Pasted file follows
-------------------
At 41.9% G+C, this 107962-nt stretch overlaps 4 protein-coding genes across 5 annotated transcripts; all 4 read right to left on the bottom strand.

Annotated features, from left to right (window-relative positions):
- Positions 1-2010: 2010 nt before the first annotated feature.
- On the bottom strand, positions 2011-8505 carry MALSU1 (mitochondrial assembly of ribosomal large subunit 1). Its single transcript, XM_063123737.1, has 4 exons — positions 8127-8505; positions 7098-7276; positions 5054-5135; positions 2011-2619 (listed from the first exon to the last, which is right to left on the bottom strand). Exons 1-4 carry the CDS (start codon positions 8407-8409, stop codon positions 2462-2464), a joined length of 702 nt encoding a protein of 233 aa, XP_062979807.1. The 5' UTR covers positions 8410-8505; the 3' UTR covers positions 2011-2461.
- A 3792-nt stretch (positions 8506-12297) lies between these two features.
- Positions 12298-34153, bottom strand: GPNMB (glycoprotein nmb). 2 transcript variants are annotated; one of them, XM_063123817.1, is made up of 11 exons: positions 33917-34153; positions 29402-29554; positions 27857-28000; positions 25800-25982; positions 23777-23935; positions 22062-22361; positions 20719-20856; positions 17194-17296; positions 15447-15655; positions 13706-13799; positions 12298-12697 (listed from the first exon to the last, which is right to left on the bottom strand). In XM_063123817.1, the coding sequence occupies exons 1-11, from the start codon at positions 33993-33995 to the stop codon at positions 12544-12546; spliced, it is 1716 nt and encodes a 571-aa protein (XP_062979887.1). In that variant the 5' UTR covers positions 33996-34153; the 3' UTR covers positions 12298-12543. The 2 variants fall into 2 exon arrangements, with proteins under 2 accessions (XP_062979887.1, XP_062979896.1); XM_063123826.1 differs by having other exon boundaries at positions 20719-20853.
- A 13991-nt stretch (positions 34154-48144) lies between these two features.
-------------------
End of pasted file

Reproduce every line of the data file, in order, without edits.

At 41.9% G+C, this 107962-nt stretch overlaps 4 protein-coding genes across 5 annotated transcripts; all 4 read right to left on the bottom strand.

Annotated features, from left to right (window-relative positions):
- Positions 1-2010: 2010 nt before the first annotated feature.
- On the bottom strand, positions 2011-8505 carry MALSU1 (mitochondrial assembly of ribosomal large subunit 1). Its single transcript, XM_063123737.1, has 4 exons — positions 8127-8505; positions 7098-7276; positions 5054-5135; positions 2011-2619 (listed from the first exon to the last, which is right to left on the bottom strand). Exons 1-4 carry the CDS (start codon positions 8407-8409, stop codon positions 2462-2464), a joined length of 702 nt encoding a protein of 233 aa, XP_062979807.1. The 5' UTR covers positions 8410-8505; the 3' UTR covers positions 2011-2461.
- A 3792-nt stretch (positions 8506-12297) lies between these two features.
- Positions 12298-34153, bottom strand: GPNMB (glycoprotein nmb). 2 transcript variants are annotated; one of them, XM_063123817.1, is made up of 11 exons: positions 33917-34153; positions 29402-29554; positions 27857-28000; positions 25800-25982; positions 23777-23935; positions 22062-22361; positions 20719-20856; positions 17194-17296; positions 15447-15655; positions 13706-13799; positions 12298-12697 (listed from the first exon to the last, which is right to left on the bottom strand). In XM_063123817.1, the coding sequence occupies exons 1-11, from the start codon at positions 33993-33995 to the stop codon at positions 12544-12546; spliced, it is 1716 nt and encodes a 571-aa protein (XP_062979887.1). In that variant the 5' UTR covers positions 33996-34153; the 3' UTR covers positions 12298-12543. The 2 variants fall into 2 exon arrangements, with proteins under 2 accessions (XP_062979887.1, XP_062979896.1); XM_063123826.1 differs by having other exon boundaries at positions 20719-20853.
- A 13991-nt stretch (positions 34154-48144) lies between these two features.